Samsung Gear VR To Be Used In Mental Health Diagnosis Tool

September 5, 2017 - Written By Daniel Fuller

Samsung has announced that it is partnering up with Gangnam Severance Hospital and Korean VR development outfit FNI to create a set of mental health diagnosis programs centered around its Gear VR headset and ecosystem. The focus of the endeavor will be on suicide prevention and basic psychological assessment, helping to give individuals a base upon which to form a conversation with professionals, and to help individuals struggling with suicidal thoughts and tendencies. The plan is to create a number of programs to be tested at hospitals, using existing patient data as the basis for creating and testing the tools. From there, the tools will end up in dementia centers and schools, before finally becoming commercially available to the public. This is all slated to happen in 2018.

The programs are said to utilize AI and data on real mental patients to built a comprehensive program around a given type of mental illness. Special kits, including specially made chairs, will be produced for the tool kits. Samsung’s Gear S3 smartwatches, S Health app, and Bixby AI assistant will all reportedly play a part in the finished product, but the core of it all will be a VR experience meant to help patients discover the risk factors and possibility of a mental illness in themselves.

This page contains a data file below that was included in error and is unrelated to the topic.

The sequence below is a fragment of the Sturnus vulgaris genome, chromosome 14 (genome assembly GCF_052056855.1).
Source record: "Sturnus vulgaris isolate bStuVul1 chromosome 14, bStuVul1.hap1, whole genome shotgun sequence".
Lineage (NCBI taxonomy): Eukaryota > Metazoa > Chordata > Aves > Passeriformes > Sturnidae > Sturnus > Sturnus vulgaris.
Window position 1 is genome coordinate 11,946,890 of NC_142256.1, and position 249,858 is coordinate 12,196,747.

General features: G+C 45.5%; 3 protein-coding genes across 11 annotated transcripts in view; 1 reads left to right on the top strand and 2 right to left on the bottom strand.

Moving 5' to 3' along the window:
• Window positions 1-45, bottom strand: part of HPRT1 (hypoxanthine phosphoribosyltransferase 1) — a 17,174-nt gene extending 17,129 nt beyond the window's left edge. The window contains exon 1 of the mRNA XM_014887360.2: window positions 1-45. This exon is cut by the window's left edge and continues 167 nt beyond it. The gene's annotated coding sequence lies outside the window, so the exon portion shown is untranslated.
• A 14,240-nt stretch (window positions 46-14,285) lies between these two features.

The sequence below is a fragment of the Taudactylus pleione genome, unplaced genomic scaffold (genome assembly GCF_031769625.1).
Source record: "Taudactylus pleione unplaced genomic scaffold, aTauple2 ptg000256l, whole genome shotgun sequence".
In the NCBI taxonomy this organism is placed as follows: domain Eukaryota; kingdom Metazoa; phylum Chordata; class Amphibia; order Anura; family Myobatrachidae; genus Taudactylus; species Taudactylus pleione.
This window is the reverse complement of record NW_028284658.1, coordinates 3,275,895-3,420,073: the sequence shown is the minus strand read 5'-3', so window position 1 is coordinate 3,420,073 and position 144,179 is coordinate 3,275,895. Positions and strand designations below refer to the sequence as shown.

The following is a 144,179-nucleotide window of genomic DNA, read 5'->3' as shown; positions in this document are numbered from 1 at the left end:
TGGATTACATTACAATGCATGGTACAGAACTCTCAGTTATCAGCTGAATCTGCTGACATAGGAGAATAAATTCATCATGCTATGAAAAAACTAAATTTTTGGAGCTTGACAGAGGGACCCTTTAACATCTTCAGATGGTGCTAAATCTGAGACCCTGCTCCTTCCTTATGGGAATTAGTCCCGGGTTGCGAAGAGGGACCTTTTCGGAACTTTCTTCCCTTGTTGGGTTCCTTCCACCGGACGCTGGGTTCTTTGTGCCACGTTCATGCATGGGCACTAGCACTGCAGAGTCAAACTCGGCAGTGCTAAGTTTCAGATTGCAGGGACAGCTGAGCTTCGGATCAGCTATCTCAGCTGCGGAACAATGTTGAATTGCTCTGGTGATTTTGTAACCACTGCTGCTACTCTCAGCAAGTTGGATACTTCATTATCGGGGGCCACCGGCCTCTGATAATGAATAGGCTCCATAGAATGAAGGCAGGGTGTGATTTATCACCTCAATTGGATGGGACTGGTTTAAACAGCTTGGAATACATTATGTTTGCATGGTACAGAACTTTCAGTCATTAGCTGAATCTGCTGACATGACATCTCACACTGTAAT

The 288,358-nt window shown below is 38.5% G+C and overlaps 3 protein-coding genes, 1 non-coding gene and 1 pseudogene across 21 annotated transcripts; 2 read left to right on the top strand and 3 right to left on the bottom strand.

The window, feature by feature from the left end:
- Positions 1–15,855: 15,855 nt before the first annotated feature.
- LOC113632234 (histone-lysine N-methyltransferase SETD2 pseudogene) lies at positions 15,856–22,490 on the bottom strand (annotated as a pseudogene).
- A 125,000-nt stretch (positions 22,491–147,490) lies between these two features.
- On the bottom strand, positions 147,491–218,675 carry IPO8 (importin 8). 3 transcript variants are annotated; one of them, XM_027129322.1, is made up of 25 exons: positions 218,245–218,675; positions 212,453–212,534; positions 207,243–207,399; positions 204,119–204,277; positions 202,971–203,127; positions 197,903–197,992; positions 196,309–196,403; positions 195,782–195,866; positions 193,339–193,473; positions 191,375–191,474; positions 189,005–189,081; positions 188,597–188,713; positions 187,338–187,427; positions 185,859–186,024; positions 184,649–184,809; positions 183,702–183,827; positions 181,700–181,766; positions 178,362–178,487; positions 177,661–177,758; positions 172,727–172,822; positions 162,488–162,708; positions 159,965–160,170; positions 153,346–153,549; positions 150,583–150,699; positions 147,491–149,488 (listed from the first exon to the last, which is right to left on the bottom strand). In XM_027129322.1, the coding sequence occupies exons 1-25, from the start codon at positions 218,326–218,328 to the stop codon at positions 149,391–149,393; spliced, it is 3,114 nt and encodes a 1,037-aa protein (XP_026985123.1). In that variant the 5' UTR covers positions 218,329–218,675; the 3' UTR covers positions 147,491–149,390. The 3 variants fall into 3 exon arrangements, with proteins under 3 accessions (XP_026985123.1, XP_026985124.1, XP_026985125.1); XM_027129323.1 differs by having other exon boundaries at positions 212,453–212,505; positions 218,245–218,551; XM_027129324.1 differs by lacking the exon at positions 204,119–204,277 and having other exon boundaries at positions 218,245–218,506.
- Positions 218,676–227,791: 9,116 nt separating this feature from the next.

The use of VR in health care and even mental health is nothing new, but this development will be the first VR experience made to specifically address mental health diagnosis and suicide prevention using consumer-grade, off-the-shelf hardware, making it more accessible than alternatives. As of now, the experience is not meant to treat patients, only to aid in diagnosis and to act as immediate aid for potentially suicidal individuals, a sort of band-aid until they can be given proper treatment. For the time being, the closest thing is a VR system used by health insurance company Medibank, which aims to assuage feelings of loneliness and isolation for patients in long hospital stays, and is built on Google’s powerful and easy to use Daydream ecosystem. A similar system, built on Gear VR by Build VR, is meant to help engage positive feelings in patients suffering from illnesses like dementia.